I started this post while I was sitting in a meeting room at the private school which my sister attends as a student. It reminded me of something…
I am generally at home in schools. I have worked in a number of them and visited even more, but all have the same feel to them, teachers generally know the way things work. Instinctively they know that there is going to be a sign in the staffroom about cleaning up after themselves (there is here too), the students are going to be loud and the teachers are all busy. The school I am in at the moment is not unlike the one which I work in – we deliver the same curriculum and we are all trying to do the best for our students. But it is a different kind of place.
In my teacher training I spent time in two different schools at opposite ends of the socio-economic spectrum – a mysteriously large public high school and the most prestigious private school in that part of the state.
Teacher training is difficult. You are not a fully formed teacher ~ the knowledge is developing, the skills are beginning to sink in, and the “who you are” as a concept of teacher self is starting to take shape. Being a ‘pre-service teacher’ in an environment which is hostile to the presence of beginning educators leaves scars.
Today I am having flash-backs just sitting in this room. On my first day at the school I was told that if I stayed ‘out of the way’, offered support to the students when they required it under the direction of the classroom teacher, my final report “would be glowing”. And it was. Even though I forgot to wear my hat on two occasions. There were a number of things which came out of that experience, mostly that being in a school which really doesn’t match either my teaching or personal philosophies on education (or life for that matter) is a challenge which I don’t want to go through again.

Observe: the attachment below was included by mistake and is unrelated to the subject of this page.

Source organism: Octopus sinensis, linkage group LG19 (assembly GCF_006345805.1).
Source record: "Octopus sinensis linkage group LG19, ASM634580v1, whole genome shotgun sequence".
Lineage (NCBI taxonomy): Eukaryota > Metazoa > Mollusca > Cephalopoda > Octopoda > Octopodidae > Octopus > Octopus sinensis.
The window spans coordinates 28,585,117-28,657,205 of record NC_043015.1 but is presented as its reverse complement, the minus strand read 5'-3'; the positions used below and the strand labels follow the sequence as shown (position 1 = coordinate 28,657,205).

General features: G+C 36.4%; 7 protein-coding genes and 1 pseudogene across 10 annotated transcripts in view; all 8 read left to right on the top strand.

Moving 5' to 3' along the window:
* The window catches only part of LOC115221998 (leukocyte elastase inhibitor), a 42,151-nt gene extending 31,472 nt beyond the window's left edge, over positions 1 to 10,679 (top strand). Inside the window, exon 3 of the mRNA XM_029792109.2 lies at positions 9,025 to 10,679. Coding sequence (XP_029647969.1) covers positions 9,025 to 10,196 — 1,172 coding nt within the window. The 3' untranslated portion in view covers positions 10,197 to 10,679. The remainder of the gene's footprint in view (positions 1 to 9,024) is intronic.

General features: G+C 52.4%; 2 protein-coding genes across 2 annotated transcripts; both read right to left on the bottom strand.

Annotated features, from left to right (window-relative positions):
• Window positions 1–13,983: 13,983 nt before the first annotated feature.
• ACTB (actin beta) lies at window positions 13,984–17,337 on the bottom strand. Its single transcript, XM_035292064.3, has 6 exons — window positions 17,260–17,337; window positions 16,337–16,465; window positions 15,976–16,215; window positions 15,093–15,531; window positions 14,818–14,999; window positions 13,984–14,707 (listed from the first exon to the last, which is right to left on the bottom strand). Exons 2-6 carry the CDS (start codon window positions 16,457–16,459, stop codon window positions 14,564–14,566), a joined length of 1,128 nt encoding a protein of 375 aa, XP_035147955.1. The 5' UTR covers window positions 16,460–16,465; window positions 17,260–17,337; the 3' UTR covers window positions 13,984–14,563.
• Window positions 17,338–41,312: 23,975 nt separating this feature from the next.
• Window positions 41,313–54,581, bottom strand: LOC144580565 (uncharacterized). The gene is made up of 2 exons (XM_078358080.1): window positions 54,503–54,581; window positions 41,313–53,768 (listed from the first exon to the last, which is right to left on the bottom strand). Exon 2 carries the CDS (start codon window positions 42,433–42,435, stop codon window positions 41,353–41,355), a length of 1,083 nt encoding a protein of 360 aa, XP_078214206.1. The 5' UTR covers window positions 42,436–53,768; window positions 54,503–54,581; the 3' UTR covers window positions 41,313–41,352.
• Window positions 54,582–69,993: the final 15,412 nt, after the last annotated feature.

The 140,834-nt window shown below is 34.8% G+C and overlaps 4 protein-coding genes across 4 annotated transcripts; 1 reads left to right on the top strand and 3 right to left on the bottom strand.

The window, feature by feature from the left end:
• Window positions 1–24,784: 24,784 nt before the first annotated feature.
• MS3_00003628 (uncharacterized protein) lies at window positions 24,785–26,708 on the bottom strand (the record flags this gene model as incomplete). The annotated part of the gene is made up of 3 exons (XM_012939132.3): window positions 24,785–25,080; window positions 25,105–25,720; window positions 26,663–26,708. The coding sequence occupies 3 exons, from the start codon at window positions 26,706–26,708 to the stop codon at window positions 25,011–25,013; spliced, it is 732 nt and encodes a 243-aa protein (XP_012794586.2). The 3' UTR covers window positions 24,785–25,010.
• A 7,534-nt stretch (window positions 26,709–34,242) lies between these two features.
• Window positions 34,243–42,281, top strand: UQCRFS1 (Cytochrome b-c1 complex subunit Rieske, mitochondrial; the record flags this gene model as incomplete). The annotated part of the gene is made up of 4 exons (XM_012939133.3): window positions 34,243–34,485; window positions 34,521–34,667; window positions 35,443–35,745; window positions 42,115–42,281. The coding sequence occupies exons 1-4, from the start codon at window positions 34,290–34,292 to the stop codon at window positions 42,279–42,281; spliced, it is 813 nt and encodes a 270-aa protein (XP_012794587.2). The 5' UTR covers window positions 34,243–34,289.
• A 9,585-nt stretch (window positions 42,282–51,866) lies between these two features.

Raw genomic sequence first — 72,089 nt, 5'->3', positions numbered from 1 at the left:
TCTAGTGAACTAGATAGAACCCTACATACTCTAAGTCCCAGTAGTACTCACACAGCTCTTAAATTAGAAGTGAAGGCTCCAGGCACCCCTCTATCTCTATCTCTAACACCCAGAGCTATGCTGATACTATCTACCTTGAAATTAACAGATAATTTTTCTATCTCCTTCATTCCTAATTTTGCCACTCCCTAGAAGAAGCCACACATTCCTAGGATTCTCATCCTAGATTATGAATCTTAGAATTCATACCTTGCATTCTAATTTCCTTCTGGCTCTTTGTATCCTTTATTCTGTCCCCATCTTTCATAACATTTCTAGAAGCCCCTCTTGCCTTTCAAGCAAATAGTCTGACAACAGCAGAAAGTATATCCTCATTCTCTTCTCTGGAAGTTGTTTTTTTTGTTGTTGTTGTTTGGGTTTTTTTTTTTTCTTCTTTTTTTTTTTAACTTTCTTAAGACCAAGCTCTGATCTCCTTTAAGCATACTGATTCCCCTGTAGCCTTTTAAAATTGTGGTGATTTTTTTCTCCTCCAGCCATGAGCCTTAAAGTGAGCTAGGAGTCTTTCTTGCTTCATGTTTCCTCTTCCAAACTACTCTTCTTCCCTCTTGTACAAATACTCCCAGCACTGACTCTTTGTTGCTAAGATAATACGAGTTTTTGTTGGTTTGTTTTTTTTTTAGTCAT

It was the easiest prac ever – I didn’t have to prepare anything as it was all dusted off and given to me the day before I was to teach it. I was able to add my own touches from time to time (I knew how to work the IT in the room, so I converted some of the lessons to use that – teaching my mentor teacher how to use it at the same time) but for the most part I was unable to actually ‘do’ anything. I participated in the school cultural activities, I was amazed at the academic procession at the formal assembly (teachers in full academic robes – they looked very important), and was astounded at the disconnect between what they said and what they did when it came to the relationship between student care and curriculum outcomes.
Let me explain…
The school had made the front page of the paper when a student overdosed on drugs, it was thought that the senior kids were taking drugs as a way of escaping the pressure of exams, one had died, two had been hospitalised and six had been expelled. I was there for the lead up to exams the year following this. Teachers were asked to keep an eye on the students looking for signs of drug taking and that needed to be reported to management immediately so that the parents could be contacted. In the next breath they were told to remind students that these exams were the ‘most important’ thing they would do all year and to remind them of the consequences of failure. They were the mid-semester practice exams.
I didn’t fit in the school culture of the elite school. I saw it as a place which was play-acting at creating an inclusive school culture because you can’t have all of the lovely curriculum outcomes and ignore the whole student at the same time. They are linked. And I am doing the research to prove it.